Immaturity of local innate defenses has been suggested as a factor involved in the pathophysiology of necrotizing enterocolitis (NEC). The mRNA of enteric human defensins 5 (HD5) and 6 (HD6), antibiotic peptides expressed in Paneth cells of the small intestine, have significantly lower levels of expression in fetal life compared with the term newborn and adult. In the current study, intracellular HD5 was demonstrated by immunohistochemistry at 24 wk of gestation, but at low levels, consistent with findings at the mRNA level. These data suggest that the low level enteric defensin expression, characteristic of normal intestinal development, may contribute to the immaturity of local defense, which predisposes the premature infant to NEC. To test if levels of defensin expression are altered in NEC, specimens from six cases of patients with NEC and five control subjects (four patients with atresia and one with meconium ileus) were analyzed to determine HD5 and HD6 mRNA levels by in situ hybridization. Compared with the control group, the level of enteric defensin expression per Paneth cell assessed by image analysis was increased 3-fold in cases of NEC (p = 0.02, analysis of variance and covariance). In addition, the number of Paneth cells was increased 2- fold in the small intestinal crypts of NEC specimens compared with those of control subjects (p < 0.01, covariance analysis). In healthy tissue, peptide levels within Paneth cells paralleled mRNA levels through development. In tissue from infants with NEC, the steady state level of intracellular peptide was not increased in conjunction with the observed rise in defensin mRNA. A straightforward interpretation of this finding is that HD5 is actively secreted in this setting and the Paneth cells maintain a constant steady state level of intracellular peptide, but the possibility of translational regulation of peptide expression is also consistent with these data. The associations between NEC and enteric defensin expression reported here offer support for future studies to address the role of these endogenous host defense factors in the pathophysiology of this disease.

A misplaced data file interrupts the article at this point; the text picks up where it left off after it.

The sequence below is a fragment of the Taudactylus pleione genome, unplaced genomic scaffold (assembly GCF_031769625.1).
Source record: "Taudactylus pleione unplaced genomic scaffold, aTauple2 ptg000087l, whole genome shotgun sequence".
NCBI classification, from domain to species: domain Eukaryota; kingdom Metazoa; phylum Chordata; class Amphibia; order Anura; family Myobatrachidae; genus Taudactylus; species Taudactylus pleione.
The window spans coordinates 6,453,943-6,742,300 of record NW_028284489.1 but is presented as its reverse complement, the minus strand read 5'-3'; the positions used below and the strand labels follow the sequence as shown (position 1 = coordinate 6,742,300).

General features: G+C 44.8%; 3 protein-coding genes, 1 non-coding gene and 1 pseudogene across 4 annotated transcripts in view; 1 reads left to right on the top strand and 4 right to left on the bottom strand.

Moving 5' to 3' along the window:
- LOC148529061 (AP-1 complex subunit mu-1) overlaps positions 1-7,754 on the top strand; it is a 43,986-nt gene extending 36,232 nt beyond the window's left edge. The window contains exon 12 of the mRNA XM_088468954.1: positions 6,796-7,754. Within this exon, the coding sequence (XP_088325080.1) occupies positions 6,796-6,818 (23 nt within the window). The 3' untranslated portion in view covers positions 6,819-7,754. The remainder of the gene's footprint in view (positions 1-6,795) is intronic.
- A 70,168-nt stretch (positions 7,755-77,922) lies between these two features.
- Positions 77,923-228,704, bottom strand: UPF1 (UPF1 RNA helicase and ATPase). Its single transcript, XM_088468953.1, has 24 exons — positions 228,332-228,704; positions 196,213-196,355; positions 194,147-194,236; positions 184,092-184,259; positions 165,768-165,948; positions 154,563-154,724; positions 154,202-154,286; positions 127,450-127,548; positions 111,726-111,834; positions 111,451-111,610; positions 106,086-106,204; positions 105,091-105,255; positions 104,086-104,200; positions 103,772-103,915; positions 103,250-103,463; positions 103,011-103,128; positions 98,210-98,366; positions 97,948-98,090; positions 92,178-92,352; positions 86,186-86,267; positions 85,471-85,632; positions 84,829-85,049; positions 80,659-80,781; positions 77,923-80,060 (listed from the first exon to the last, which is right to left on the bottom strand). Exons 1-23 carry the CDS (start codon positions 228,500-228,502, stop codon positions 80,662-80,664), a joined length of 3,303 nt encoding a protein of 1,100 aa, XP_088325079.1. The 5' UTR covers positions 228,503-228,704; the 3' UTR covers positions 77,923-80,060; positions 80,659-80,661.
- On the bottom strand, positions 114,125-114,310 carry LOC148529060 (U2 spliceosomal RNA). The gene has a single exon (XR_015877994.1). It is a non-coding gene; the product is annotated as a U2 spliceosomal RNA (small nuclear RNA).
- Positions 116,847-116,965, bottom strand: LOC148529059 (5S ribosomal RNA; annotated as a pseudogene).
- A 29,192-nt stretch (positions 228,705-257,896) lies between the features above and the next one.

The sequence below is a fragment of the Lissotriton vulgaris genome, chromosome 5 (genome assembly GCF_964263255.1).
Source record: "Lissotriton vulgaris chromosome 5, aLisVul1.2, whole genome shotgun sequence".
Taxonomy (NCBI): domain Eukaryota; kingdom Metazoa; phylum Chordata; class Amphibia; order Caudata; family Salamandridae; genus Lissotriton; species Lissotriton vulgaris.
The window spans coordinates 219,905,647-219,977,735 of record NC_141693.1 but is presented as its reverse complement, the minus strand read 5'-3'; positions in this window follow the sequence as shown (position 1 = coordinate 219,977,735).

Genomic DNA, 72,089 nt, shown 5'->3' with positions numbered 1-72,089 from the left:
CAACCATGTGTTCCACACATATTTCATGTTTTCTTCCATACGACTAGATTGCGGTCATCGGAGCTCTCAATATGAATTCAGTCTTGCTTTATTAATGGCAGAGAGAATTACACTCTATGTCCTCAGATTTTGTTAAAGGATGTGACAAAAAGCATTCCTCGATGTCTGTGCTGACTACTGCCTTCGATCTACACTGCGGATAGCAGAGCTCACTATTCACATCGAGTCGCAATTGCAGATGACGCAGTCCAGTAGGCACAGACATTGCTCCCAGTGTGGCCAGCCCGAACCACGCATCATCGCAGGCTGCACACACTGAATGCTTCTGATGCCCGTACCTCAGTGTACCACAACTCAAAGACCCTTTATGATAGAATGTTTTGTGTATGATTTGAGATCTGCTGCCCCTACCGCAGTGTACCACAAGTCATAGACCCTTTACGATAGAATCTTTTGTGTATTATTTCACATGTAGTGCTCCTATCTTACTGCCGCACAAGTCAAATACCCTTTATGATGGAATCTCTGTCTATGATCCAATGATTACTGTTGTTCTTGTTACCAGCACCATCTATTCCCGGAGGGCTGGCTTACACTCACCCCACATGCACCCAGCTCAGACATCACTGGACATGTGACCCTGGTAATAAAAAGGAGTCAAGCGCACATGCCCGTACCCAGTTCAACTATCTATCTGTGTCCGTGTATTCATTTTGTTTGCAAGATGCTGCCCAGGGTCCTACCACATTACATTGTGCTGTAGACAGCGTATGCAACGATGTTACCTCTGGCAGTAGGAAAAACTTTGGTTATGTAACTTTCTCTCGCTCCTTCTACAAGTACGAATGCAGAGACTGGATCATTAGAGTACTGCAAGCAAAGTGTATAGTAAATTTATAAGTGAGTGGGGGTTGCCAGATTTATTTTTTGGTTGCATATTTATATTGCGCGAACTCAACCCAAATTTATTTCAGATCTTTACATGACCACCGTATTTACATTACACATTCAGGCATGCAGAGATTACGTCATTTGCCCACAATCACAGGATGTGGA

|Original language||English (US)|
|Number of pages||7|
|State||Published - Jul 1998|
ASJC Scopus subject areas
- Pediatrics, Perinatology, and Child Health